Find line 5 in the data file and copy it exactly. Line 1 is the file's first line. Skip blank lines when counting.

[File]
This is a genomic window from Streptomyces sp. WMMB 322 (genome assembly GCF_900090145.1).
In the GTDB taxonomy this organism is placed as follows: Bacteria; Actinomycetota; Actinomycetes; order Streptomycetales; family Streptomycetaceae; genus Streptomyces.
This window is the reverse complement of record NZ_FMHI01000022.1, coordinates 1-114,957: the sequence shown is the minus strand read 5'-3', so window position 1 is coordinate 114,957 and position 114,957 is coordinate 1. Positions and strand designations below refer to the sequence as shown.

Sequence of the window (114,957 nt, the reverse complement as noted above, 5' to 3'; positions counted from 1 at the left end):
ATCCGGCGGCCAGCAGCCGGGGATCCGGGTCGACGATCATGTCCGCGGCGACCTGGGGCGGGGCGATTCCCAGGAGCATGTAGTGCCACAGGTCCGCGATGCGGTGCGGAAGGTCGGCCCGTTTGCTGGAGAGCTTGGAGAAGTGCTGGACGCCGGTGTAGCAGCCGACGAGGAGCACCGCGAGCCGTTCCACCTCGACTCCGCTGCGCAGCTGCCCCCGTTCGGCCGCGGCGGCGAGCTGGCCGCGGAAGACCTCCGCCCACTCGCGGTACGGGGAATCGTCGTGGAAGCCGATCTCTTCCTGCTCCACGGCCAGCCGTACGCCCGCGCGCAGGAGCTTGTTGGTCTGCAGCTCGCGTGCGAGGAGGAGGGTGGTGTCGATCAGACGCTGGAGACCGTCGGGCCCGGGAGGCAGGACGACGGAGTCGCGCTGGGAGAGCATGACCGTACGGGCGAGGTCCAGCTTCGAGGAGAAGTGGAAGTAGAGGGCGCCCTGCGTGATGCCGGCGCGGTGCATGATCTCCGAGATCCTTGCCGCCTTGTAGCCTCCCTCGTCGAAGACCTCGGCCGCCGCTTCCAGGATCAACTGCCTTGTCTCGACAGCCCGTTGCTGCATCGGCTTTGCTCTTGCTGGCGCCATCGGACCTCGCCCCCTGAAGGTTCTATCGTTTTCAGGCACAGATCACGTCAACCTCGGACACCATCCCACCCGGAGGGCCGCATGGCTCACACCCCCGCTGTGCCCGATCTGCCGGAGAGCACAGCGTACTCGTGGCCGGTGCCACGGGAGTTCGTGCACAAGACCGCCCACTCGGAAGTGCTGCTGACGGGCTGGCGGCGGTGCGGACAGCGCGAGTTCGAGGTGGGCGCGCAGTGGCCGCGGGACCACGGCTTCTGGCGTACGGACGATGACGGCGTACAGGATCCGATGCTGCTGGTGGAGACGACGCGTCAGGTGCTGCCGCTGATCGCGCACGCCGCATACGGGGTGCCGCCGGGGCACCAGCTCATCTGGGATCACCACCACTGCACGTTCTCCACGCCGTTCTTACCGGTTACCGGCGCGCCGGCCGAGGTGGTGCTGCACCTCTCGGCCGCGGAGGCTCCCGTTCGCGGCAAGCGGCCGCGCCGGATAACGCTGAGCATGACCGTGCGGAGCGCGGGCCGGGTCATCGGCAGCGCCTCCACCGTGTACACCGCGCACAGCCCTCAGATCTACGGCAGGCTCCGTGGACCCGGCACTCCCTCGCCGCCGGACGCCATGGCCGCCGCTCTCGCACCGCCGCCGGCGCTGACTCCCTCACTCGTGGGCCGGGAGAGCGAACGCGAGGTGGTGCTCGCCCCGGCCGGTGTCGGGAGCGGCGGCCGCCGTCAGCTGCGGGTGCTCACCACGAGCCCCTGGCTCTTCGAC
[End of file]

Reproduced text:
ATCCGGCGGCCAGCAGCCGGGGATCCGGGTCGACGATCATGTCCGCGGCGACCTGGGGCGGGGCGATTCCCAGGAGCATGTAGTGCCACAGGTCCGCGATGCGGTGCGGAAGGTCGGCCCGTTTGCTGGAGAGCTTGGAGAAGTGCTGGACGCCGGTGTAGCAGCCGACGAGGAGCACCGCGAGCCGTTCCACCTCGACTCCGCTGCGCAGCTGCCCCCGTTCGGCCGCGGCGGCGAGCTGGCCGCGGAAGACCTCCGCCCACTCGCGGTACGGGGAATCGTCGTGGAAGCCGATCTCTTCCTGCTCCACGGCCAGCCGTACGCCCGCGCGCAGGAGCTTGTTGGTCTGCAGCTCGCGTGCGAGGAGGAGGGTGGTGTCGATCAGACGCTGGAGACCGTCGGGCCCGGGAGGCAGGACGACGGAGTCGCGCTGGGAGAGCATGACCGTACGGGCGAGGTCCAGCTTCGAGGAGAAGTGGAAGTAGAGGGCGCCCTGCGTGATGCCGGCGCGGTGCATGATCTCCGAGATCCTTGCCGCCTTGTAGCCTCCCTCGTCGAAGACCTCGGCCGCCGCTTCCAGGATCAACTGCCTTGTCTCGACAGCCCGTTGCTGCATCGGCTTTGCTCTTGCTGGCGCCATCGGACCTCGCCCCCTGAAGGTTCTATCGTTTTCAGGCACAGATCACGTCAACCTCGGACACCATCCCACCCGGAGGGCCGCATGGCTCACACCCCCGCTGTGCCCGATCTGCCGGAGAGCACAGCGTACTCGTGGCCGGTGCCACGGGAGTTCGTGCACAAGACCGCCCACTCGGAAGTGCTGCTGACGGGCTGGCGGCGGTGCGGACAGCGCGAGTTCGAGGTGGGCGCGCAGTGGCCGCGGGACCACGGCTTCTGGCGTACGGACGATGACGGCGTACAGGATCCGATGCTGCTGGTGGAGACGACGCGTCAGGTGCTGCCGCTGATCGCGCACGCCGCATACGGGGTGCCGCCGGGGCACCAGCTCATCTGGGATCACCACCACTGCACGTTCTCCACGCCGTTCTTACCGGTTACCGGCGCGCCGGCCGAGGTGGTGCTGCACCTCTCGGCCGCGGAGGCTCCCGTTCGCGGCAAGCGGCCGCGCCGGATAACGCTGAGCATGACCGTGCGGAGCGCGGGCCGGGTCATCGGCAGCGCCTCCACCGTGTACACCGCGCACAGCCCTCAGATCTACGGCAGGCTCCGTGGACCCGGCACTCCCTCGCCGCCGGACGCCATGGCCGCCGCTCTCGCACCGCCGCCGGCGCTGACTCCCTCACTCGTGGGCCGGGAGAGCGAACGCGAGGTGGTGCTCGCCCCGGCCGGTGTCGGGAGCGGCGGCCGCCGTCAGCTGCGGGTGCTCACCACGAGCCCCTGGCTCTTCGAC